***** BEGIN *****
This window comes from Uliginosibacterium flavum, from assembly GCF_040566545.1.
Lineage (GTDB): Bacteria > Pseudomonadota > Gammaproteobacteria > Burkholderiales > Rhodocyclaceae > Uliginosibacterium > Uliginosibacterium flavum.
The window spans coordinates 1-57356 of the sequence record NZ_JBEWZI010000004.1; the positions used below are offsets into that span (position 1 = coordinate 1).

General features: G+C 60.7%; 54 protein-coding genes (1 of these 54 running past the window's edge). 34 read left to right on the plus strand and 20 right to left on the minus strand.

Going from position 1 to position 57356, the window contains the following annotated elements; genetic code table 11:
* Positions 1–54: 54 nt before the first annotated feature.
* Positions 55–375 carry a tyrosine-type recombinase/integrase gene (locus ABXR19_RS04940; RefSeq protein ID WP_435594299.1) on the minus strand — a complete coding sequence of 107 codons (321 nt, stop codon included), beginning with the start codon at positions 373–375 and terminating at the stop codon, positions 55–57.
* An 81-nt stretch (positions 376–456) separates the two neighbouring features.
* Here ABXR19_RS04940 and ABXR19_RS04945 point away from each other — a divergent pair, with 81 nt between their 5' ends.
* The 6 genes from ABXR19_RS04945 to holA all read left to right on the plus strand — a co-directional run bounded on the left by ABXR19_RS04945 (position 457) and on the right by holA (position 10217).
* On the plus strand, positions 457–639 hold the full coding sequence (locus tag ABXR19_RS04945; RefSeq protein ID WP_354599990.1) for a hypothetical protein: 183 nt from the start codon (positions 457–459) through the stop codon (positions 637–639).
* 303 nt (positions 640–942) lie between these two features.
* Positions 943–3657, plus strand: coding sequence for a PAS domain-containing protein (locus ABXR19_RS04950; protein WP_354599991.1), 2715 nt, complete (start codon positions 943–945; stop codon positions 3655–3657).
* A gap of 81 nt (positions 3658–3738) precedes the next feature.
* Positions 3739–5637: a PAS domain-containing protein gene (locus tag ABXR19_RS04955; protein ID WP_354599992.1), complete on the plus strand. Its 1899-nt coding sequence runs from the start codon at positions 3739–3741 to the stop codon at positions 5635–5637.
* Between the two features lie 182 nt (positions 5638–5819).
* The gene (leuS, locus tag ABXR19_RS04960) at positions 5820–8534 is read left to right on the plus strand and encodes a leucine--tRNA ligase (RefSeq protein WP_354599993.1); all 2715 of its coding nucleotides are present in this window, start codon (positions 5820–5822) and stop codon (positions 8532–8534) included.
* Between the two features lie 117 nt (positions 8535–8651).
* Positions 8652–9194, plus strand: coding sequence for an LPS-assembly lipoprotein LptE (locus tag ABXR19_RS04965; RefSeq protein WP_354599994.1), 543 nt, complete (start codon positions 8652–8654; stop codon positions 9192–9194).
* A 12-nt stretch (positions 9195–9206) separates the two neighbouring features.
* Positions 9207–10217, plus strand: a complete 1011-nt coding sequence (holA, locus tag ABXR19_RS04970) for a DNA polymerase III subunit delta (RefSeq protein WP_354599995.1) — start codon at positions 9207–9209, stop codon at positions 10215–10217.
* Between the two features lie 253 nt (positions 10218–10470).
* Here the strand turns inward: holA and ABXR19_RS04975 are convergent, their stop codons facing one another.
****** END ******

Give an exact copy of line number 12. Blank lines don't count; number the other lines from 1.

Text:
* 303 nt (positions 640–942) lie between these two features.